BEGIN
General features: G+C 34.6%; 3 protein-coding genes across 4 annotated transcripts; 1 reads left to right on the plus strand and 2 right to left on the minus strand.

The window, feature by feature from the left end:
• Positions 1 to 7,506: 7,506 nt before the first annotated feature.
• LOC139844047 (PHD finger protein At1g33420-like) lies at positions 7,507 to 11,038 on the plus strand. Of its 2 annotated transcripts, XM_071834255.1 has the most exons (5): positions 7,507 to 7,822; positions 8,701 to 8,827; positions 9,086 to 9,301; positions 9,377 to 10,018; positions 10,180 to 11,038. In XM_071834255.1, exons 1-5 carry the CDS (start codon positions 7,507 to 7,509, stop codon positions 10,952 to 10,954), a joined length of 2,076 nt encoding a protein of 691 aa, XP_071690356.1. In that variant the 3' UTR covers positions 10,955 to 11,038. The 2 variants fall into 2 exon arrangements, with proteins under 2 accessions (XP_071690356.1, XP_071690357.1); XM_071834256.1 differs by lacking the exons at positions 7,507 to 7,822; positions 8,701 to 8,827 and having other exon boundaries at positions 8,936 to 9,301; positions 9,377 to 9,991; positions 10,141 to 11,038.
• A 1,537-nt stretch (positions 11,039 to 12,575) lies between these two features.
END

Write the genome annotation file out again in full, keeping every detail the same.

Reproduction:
General features: G+C 34.6%; 3 protein-coding genes across 4 annotated transcripts; 1 reads left to right on the plus strand and 2 right to left on the minus strand.

The window, feature by feature from the left end:
• Positions 1 to 7,506: 7,506 nt before the first annotated feature.
• LOC139844047 (PHD finger protein At1g33420-like) lies at positions 7,507 to 11,038 on the plus strand. Of its 2 annotated transcripts, XM_071834255.1 has the most exons (5): positions 7,507 to 7,822; positions 8,701 to 8,827; positions 9,086 to 9,301; positions 9,377 to 10,018; positions 10,180 to 11,038. In XM_071834255.1, exons 1-5 carry the CDS (start codon positions 7,507 to 7,509, stop codon positions 10,952 to 10,954), a joined length of 2,076 nt encoding a protein of 691 aa, XP_071690356.1. In that variant the 3' UTR covers positions 10,955 to 11,038. The 2 variants fall into 2 exon arrangements, with proteins under 2 accessions (XP_071690356.1, XP_071690357.1); XM_071834256.1 differs by lacking the exons at positions 7,507 to 7,822; positions 8,701 to 8,827 and having other exon boundaries at positions 8,936 to 9,301; positions 9,377 to 9,991; positions 10,141 to 11,038.
• A 1,537-nt stretch (positions 11,039 to 12,575) lies between these two features.